Interview nerves costing you the job?

  | The CV Centre

     

Many find the idea of an interview a daunting prospect, and suffer severe nerves and anxiety before and during the interview itself. In fact, interviews are ranked, along with a death in the family, getting divorced and moving house, as among the most stressful experiences people face in their lives. However, while some nerves can be natural and even healthy –top sports people, for example, usually feel some tension before a big match or competition – for others crippling anxiety can actually spoil their chances of getting the job they deserve.

In part, this is the fear of the unknown. Unless you are an HR professional or the equivalent, interviews are not something you do every day, week, or even year. If you have been with the same employer for a long time, it could literally be years since you last found yourself in an interview situation.

Then there is the element of competition. On average, five candidates will be interviewed for every vacancy. That means, on paper, you have only a 20% chance of success (of course, the well prepared candidate can radically improve these odds.) Furthermore, you might actually meet some of these rivals for the job in the waiting room before the interview itself. Perhaps they look calm, collected and confident compared to how you are feeling?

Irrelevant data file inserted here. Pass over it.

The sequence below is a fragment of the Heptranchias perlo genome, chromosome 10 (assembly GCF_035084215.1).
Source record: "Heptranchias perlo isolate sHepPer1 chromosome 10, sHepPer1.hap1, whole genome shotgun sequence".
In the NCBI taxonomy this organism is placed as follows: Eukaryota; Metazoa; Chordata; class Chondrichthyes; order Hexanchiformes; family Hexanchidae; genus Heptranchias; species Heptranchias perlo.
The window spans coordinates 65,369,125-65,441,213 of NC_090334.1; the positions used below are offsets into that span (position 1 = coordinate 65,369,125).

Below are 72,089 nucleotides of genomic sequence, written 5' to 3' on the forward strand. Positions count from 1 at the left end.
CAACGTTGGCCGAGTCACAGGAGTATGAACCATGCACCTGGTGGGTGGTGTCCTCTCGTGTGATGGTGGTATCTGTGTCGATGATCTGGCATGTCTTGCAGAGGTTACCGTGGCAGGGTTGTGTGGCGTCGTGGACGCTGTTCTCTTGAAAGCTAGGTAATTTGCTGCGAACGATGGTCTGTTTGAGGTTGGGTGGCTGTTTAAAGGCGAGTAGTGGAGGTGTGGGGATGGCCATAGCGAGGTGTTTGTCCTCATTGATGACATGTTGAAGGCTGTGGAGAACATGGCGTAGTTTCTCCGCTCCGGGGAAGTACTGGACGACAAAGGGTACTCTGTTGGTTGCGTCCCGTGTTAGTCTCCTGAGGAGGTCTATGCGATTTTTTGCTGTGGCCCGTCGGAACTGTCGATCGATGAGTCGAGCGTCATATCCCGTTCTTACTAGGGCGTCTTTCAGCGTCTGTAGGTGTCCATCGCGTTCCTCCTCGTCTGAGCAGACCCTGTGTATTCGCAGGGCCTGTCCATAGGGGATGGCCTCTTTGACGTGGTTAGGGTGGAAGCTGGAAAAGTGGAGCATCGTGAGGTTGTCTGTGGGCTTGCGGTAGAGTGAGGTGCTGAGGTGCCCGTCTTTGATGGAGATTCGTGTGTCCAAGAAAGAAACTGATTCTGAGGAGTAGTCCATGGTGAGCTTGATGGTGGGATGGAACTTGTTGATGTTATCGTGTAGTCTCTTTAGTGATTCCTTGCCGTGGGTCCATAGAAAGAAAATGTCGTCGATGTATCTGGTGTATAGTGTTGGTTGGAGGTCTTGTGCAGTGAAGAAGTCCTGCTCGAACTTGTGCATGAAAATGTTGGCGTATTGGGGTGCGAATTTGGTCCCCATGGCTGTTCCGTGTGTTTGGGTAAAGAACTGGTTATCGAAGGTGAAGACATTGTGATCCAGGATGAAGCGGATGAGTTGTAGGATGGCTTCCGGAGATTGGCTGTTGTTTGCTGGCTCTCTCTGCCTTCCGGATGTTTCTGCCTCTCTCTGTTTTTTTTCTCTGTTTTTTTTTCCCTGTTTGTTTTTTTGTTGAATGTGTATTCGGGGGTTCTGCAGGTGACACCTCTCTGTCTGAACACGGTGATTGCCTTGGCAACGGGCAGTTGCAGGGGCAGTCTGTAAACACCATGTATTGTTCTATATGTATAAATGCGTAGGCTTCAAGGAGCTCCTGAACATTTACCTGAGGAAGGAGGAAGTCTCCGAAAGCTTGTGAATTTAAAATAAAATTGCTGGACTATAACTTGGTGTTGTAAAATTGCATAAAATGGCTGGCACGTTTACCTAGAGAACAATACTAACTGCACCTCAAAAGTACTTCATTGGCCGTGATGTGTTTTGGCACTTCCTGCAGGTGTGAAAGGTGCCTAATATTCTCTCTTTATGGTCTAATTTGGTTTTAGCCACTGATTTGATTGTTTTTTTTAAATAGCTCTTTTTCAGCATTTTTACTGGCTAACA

There is also the irrational fear of discussing the one subject you know most about – namely you! An interview is an opportunity to discuss and highlight your strengths and achievements, and showcase your talents. However, for many people this does not come naturally to them and they can feel inhibited about what some may feel is showing off or bragging.

Finally there is the interviewer themselves, this strange forbidding creature who holds your fate in their hands.

There is no magic pill to overcome interview nerves – if there was everybody would take one! However, there are things you can do to help overcome your anxiety.

Firstly, prepare thoroughly. The more preparation you do in advance –on the role, the company, and the industry – the better you will perform during the interview. Look at the job description and your CV and identify matches and also divergences. Consider how you might fit into their organisation and also any reservations you would have about the job.

Get as much interview practice as you can. This may mean applying for jobs you don’t want just to get the interview practice or conducting mock interviews with a friend or family member. You could also get professional interview coaching through a reputable firm like the The CV Centre. As in many things in life, the more you practice, the better you’ll get at interview.

Finally, remember you are not the only one to get nervous. Those other candidates may appear as cool as ice but is just likely they are good at hiding it – inside they are probably as nervous as you, perhaps more so. And the recruiter themselves might be nervous as well, especially if they are not a trained interviewer. In any case, in most cases, they will be sympathetic and go out of their way to try and calm nervous candidates.

Interviews are stressful situations and it is easy to get nervous about them. However, with proper preparation, lots of practice and a sense of perspective you can master your nerves and present yourself convincingly.

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